'D.C. Madam' Palfrey 'at peace' in letters to mom, sister
Deborah Jeane Palfrey worried about her elderly mother, envied her younger sister and believed her late father watched over her from above.
In heartfelt letters, the former Charleroi girl who went on to become the D.C. Madam bared her soul before hanging herself Thursday in an outdoor storage shed at a Florida mobile home park.
Police in Tarpon Springs, Fla., on Monday released two suicide notes that Palfrey, 52, of Vallejo, Calif., left for her mother and sister. They were discovered on a bedroom nightstand in her mother's home, where she was staying while awaiting sentencing in federal court.
"I cannot live the next 6-8 (sic) years behind bars for what both you and I have come to regard as this 'modern day lynching' only to come out of prison in my late 50s a broken, penniless and very much alone woman," Palfrey wrote to her 76-year-old mother, Blanche.
"Sure you will not live long enough to see any possible release and Bobbie likely will be unable to shoulder the responsibility of a sister who will be nothing but a mere shell of her former self."
Palfrey was buried Sunday in Cycadia Cemetery in Tarpon Springs. An obituary in the St. Petersburg Times indicated she is survived only by her mother and sister.
Last month, Palfrey was convicted of money laundering, mail fraud and racketeering related to her upscale escort business, Pamela Martin & Associates. Prosecutors estimated she faced about six years in prison for her role in the lucrative prostitution ring that catered to powerful men in the nation's capital.
Tarpon Springs police Capt. Jeffrey P. Young said investigators found no evidence to indicate anything other than a suicide by hanging. Police said Palfrey's mother made a frantic call to 911 after discovering her daughter used a nylon rope to hang herself from a ceiling beam.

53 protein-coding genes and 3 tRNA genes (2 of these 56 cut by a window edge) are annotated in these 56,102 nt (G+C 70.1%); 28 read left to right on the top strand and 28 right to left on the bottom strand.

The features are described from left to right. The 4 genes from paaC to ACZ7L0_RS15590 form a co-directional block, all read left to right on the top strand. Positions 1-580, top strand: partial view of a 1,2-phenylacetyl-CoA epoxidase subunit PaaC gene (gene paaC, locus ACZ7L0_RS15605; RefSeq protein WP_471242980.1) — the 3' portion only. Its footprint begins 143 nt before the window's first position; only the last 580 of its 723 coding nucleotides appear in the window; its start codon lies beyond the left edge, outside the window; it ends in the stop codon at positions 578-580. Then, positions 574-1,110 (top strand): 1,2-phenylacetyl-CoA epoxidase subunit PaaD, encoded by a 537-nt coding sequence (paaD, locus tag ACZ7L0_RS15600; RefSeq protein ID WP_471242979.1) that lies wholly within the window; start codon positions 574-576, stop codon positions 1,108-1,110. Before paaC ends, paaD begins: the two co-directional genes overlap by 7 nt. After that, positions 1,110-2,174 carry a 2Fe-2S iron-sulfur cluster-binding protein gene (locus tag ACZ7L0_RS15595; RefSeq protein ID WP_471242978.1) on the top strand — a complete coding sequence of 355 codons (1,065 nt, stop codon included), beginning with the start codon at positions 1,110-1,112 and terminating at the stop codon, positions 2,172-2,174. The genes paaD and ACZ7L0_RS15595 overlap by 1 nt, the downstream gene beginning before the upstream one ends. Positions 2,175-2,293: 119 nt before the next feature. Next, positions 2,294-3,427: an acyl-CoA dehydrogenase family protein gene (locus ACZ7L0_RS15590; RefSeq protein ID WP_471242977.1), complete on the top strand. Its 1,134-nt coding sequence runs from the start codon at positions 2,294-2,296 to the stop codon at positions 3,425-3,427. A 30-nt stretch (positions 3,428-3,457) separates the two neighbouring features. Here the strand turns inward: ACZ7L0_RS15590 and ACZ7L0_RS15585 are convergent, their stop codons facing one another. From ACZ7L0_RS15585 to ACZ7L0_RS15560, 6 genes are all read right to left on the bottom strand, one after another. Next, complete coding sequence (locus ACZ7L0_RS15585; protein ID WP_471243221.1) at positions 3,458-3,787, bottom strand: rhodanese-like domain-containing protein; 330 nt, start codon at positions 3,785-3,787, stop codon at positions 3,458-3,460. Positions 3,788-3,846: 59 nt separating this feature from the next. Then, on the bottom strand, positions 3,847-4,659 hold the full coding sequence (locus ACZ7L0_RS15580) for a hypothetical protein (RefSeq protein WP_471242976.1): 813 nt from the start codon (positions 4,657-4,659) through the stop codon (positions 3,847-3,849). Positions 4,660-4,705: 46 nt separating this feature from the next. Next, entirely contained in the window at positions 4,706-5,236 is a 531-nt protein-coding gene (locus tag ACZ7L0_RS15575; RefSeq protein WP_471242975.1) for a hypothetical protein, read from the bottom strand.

The Pinellas County Medical Examiner's Office ruled the cause of death as suicide and indicated that a final autopsy report should be completed this week. Toxicology results are pending.
In a prepared statement, Young said copies of the notes -- each signed "Love always, Debbie" -- were provided to Palfrey's mother and sister, who confirmed her handwriting.
Palfrey's notes included instructions that she was not to be resuscitated and that she did not want to be fed "under any circumstance." She asked her mother to serve as executrix of her estate and apologized for "any pain which I have caused you in this lifetime."
"There is a little surprise waiting for you in the BOA (sic) account. Please use the monies for final arrangements and various account settlement," she wrote. "Again, I love you and Bobbie very much."
Palfrey wrote to her younger sister, Bobbie, that she envied her "happy-go-lucky attitude and the bounty of friends which constantly have surrounded you throughout your life."
She asked her sister to be strong and to help their mother. Their father, Frank, died in 2002.
"You must comprehend there was no way out, i.e. 'exit strategy' for me, other than the one I have chosen here. ... I am at peace. With complete certainty, I believe Dad is standing watch -- prepared to guide me into the light," she wrote.
"I will see you and Mom again someday. Rest assured, if possible, I will watch over each of you from the other side."
Click here to see video about the release of Deborah Jeane Palfrey's suicide notes.